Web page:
Arthritis can have a big impact on your loved one’s body, ranging from mild discomfort to debilitating pain. That’s the part we see. What we don’t always realize is that this constant type of pain can also significantly affect a person’s mind and spirit.
But here is the good news: If you focus on helping your loved one manage their physical pain, the rest will align. Once chronic pain is under control, you’ll notice positive outcomes in every aspect of their well-being.
There are a number of ways to help your loved one manage the daily pain of arthritis. Knowing the many options can go a long way in helping you support their care, so they can enjoy their best life.
Transcutaneous Electrical Nerve Stimulation (TENS)
Transcutaneous electrical nerve stimulation (TENS) is a non-invasive treatment for many types of pain including arthritis. A TENS device applies electrical currents of varying intensity through electrodes placed on your loved one’s skin in the area of their pain, stimulating the nervous system and shutting out the pain. TENS cannot be used if your loved one has a pacemaker, an infection or open wounds.
Peripheral Nerve Stimulation
Peripheral nerve stimulation is similar to TENS. Your doctor places an electrode just below the skin’s surface by the painful peripheral nerve. The idea is to stimulate the large fibers that signal your loved one’s spinal column before the thin fibers that signal pain.
Peripheral nerve stimulation works best for those with osteoarthritis of the spinal column, and can
offer effective, long-lasting pain relief.
If your loved one has arthritis of the feet, ankles, knees or even hips, wearing the proper shoes can reduce their foot pain and positively impact their function and mobility. Help your loved one choose:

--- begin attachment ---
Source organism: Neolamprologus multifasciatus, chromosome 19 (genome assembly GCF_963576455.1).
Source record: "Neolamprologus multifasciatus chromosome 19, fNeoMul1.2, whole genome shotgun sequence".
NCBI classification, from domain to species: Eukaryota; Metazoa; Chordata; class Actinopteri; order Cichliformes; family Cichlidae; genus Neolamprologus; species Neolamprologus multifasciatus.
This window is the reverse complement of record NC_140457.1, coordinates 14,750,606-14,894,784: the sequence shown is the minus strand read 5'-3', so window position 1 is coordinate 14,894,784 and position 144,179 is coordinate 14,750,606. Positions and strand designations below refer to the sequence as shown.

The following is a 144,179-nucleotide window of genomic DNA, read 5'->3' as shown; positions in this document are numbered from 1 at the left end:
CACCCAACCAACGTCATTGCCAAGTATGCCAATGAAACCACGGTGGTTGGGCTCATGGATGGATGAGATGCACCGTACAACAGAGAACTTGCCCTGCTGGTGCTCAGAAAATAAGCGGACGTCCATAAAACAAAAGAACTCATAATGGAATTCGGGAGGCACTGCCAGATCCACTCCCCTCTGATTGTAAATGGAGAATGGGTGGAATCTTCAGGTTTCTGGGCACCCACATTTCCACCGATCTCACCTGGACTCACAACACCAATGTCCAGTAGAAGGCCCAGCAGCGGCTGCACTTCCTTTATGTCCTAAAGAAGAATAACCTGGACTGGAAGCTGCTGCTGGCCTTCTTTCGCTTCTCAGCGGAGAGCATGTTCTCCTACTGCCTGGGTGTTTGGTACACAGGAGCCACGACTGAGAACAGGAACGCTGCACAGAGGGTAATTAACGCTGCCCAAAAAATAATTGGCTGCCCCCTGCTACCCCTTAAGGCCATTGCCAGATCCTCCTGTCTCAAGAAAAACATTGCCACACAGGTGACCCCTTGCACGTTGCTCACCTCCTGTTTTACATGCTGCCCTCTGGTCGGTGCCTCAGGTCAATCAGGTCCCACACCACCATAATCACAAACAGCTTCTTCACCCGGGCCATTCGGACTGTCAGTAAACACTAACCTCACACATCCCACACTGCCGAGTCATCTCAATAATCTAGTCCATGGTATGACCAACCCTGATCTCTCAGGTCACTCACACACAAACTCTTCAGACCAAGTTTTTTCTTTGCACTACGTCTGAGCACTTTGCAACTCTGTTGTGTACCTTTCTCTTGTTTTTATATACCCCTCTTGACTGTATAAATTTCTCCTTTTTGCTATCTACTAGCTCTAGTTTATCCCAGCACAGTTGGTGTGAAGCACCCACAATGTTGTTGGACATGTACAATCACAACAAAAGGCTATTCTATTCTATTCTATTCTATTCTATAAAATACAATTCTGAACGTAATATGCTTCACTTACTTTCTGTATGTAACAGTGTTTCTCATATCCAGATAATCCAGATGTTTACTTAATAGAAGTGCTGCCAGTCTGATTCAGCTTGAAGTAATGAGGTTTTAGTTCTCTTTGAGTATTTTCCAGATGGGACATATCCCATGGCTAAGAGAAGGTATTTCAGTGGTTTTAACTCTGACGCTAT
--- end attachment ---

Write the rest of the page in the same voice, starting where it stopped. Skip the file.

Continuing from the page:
- Flats with cushioning, shock absorption and proper arch support
- Flexible walking shoes that provide less stress to your knees
- Footwear with rubber soles, wedge heels and a roomy toe area
- Low cut boots with rubber-soled, wedge heels
- Neutral athletic shoes that allow you to insert orthotic insoles
- Sandals with several cross and ankle straps to provide more support
- Stability athletic shoes to help with hip, knee, foot or ankle arthritis
- Walking boots that offer sturdiness and flexibility
Hot and Cold Therapy
Hot and cold therapies are simple, cheap and effective. They are always easy to administer in the comfort of your loved one’s home.
Since there are many ways to administer hot and cold therapies, you may need to experiment with several techniques to see which ones help your loved one best control their pain. When you find a system that works, encourage them to stick with it.
Treatments Using Heat
Heating pads. Place a heating pad over the affected joint for no longer than 20 minutes per session, using a cloth cover on the heating pad to protect your loved one’s skin from burns. You can also use charcoal air-activated heat packs when you’re on the go.
Do not use heating pads if your loved one has neuropathy as they may not be able to feel when the heating pad gets too hot.
Moist heat packs are available over-the-counter, or you can make one by placing a wet rag in a plastic zip lock bag. Heat the pack in the microwave and place a towel between hot pack and your skin. Leave moist heat packs on your loved one’s affected joint for 15 to 20 minutes.
Warm showers, baths or whirlpool therapy can ease morning stiffness.
Warm paraffin wax baths, which are sold over-the-counter, can ease the pain in your loved one’s aching hand or foot joints.
Treatments Using Cold
Cold therapy gel packs can be purchased over-the-counter. They can also be made at home by adding two cups of water to one cup of rubbing alcohol in a zip lock bag, and then placing the bag in the freezer until you’re ready to use it. These gel packs are leak free, maintain cold longer and are easily wrapped around a joint.
A bag of frozen vegetables from your freezer can offer an easy tried-and-true option.
When using any cold therapy, you should wrap a cold pack in cloth before applying it to your loved one’s skin to avoid frostbite. Ice packs should remain on the skin for no more than 20 minutes at a time.